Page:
A guest post by Tracy Korn
There are few things that can make me hurl a book across the room more quickly than the insta-love trope in young adult fiction. I insta-hate it like no other because all too often it’s portrayed as mature love where characters then go on to have expectations of themselves and each other like they’ve been in a committed relationship for years and years. In many stories, insta-love comes with insta-security, insta-trust, and insta-I-would-die-for-you, but why? How do you know this is love, young protagonists? Especially if, as you proclaim with hooded eyes and heaving breath, that you’ve never felt this way before? I mean, isn’t that illogical in every other scenario? How much street cred would we give someone if they said, “I’ve never had a baby before, but I know this is what labor feels like”? At the very least, we’d serve up a healthy dose of side-eye for said individual, but we don’t seem to flinch when a character with little to no life experience decides that they’re in love.
The second we ask the question, “How do you know?” we arrive at the point in our show where young readers encounter an equation they just can’t solve when the given variables are stomach butterflies, endorphins, and the adrenaline rush of impermanence. Granted, the definition of love is arguably different for everyone, but one thing remains the same in quality YA fiction—the presence of breadcrumbs: The characters ask the hard questions and do the heavy lifting in self-development instead of just showing up on the scene brave or strong or in love after a few encounters with the meet-cute. Without this, we run the risk of missing an opportunity to teach young readers how to ask these critical questions of themselves in their own life arcs.
If we incorporate breadcrumbs in the form of out in the open questions about love, death, or other complicated feelings, young adult fiction can be a roadmap through adolescence (at least certain aspects of it). It can be a metaphysical GPS reaching through the page straight into the psyche to tell the reader it’s all right not to know. It’s all right to question, to try and to fail, to struggle, to be wrong, to take a chance, because nobody moves down the road by standing still. Equally, nobody arrives at the finish line in a single bound. It’s important to show the protagonists’ decision-making and problem-solving processes, which is why I wrote The Elements series—to expressly address how young people might ask questions to understand the feelings associated with falling in love, with processing grief, and with navigating the waters of personal identity through both of these complicated experiences. There is great power in stories crafted for young people, and with great power comes great responsibility.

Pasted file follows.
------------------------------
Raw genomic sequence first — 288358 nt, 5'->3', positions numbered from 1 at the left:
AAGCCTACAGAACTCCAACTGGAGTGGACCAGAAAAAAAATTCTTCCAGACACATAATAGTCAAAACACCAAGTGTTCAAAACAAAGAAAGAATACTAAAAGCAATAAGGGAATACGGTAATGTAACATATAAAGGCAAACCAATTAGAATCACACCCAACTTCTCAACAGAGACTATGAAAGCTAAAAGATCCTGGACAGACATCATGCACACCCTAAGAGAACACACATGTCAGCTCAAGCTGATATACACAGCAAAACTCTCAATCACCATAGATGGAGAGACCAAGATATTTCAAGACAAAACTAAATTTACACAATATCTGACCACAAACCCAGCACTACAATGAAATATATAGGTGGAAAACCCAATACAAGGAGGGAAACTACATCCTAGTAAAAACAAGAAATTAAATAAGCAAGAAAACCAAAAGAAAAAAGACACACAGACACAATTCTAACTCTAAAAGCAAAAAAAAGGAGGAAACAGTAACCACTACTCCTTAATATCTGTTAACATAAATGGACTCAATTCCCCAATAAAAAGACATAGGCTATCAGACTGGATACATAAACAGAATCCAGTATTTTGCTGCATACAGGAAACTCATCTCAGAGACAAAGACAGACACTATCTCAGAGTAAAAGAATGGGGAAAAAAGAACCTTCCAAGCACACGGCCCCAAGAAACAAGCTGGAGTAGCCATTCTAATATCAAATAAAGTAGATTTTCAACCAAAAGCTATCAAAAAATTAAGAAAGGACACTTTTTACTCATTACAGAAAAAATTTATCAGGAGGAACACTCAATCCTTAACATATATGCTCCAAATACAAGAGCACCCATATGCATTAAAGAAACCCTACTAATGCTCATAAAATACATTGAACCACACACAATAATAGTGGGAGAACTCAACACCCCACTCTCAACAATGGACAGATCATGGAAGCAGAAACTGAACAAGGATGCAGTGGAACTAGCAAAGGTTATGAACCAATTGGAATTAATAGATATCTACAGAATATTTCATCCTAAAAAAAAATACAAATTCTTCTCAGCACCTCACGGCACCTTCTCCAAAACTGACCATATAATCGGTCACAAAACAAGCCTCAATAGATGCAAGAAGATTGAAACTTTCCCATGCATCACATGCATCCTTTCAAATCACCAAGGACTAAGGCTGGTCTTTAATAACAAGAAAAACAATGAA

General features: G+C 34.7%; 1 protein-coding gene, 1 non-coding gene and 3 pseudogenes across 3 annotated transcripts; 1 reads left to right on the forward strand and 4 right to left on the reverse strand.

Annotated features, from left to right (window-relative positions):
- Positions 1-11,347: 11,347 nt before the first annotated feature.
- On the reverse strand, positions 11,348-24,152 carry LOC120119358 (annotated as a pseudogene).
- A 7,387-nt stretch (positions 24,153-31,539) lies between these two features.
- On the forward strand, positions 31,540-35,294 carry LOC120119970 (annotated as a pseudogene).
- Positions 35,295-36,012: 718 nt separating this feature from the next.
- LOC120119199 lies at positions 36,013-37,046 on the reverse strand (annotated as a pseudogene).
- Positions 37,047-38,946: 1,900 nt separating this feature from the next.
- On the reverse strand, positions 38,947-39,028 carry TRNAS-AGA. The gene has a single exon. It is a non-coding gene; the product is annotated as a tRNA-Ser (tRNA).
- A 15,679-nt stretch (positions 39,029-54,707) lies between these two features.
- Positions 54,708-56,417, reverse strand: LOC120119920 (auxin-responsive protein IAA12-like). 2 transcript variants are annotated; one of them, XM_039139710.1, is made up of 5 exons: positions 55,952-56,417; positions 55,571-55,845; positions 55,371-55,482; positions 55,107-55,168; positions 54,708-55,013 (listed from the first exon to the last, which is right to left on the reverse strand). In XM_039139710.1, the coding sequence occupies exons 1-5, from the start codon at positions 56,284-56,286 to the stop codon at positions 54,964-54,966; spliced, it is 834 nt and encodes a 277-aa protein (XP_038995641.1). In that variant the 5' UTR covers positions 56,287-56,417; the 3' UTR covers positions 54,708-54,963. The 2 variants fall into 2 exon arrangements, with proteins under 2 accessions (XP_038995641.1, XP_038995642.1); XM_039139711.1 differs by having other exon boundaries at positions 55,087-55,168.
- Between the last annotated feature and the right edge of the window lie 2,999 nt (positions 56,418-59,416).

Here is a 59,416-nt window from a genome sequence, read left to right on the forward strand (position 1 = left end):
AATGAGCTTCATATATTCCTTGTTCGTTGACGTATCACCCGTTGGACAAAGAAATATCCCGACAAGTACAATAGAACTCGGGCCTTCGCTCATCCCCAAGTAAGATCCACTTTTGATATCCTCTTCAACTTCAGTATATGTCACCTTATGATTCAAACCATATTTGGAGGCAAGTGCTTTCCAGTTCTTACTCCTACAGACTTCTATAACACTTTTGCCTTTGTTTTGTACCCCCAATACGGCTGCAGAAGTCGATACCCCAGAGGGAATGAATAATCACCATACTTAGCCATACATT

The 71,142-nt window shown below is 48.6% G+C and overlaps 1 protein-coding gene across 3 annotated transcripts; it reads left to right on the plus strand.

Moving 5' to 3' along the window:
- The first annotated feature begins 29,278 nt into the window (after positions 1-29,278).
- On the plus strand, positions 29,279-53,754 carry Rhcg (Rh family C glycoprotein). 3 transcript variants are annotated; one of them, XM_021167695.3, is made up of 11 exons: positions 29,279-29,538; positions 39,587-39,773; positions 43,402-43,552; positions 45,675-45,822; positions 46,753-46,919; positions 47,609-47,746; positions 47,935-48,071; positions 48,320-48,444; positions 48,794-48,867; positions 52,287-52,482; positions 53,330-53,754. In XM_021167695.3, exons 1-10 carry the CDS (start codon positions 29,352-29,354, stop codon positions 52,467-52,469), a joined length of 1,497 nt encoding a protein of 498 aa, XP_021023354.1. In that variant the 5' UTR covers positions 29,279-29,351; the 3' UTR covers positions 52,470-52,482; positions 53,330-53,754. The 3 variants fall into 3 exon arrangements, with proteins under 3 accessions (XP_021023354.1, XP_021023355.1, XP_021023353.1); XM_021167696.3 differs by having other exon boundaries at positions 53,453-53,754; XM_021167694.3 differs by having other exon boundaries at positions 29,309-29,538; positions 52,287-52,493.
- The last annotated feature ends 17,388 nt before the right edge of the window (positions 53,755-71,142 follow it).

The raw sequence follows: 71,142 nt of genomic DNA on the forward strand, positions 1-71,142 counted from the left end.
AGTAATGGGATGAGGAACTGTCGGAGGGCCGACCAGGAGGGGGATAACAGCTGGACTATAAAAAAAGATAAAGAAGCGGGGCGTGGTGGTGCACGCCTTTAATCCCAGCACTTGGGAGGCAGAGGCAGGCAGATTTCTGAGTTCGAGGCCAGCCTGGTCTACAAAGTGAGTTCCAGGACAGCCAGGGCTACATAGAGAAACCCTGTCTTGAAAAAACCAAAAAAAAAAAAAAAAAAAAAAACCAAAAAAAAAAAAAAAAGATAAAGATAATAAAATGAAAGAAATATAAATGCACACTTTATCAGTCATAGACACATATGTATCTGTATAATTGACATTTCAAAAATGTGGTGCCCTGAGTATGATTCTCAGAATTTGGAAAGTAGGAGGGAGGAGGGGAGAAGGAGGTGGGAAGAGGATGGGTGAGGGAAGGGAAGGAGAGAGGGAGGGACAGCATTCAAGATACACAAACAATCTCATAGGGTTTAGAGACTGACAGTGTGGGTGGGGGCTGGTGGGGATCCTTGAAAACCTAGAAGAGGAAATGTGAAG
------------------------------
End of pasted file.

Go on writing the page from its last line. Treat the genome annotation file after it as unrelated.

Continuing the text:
This is not to say there is only one way to show readers how to work through issues or make decisions, rather, it’s a plea for more young adult fiction to at least make an attempt to show the work of how characters do just that. Let’s see more of that life skills arithmetic because even though the worlds authors create are fictional, the developmental lessons can be very real.
We need more guides, more examples, more test drives behind the wheel of fictional lives. Keep them coming, all you Orson Scott Cards, Angie Thomases, and John Greens. Show us the ugly, the scared, and the blind leaps of faith that sometimes wind up knocking the wind out of your characters. Most importantly, keep showing them pick themselves up and dust themselves off as they learn and grow and survive the whirlwind that is coming of age. Keep unpacking their mistakes, their internal untanglings, and their courage to fight through the process so those who come after on this side of the page can vicariously find their way too because long after readers forget the plot or even the characters names, what will remain embedded in their minds and hearts forever are those life skills. That’s how what we do as authors lives on forever…that’s the magic and the power of story.
About the Author
Tracy Korn is a USA Today-bestselling sci-fi / fantasy author and all around science geek who may or may not have a “Lip Smackers” chapstick addiction. When she’s not inventing dystopian worlds (and subsequently saving them or wrecking them more), she reads about other people doing it, practices her newbie cinematographer skills, and dreams of someday meeting James Cameron. Learn more about Tracy at her website.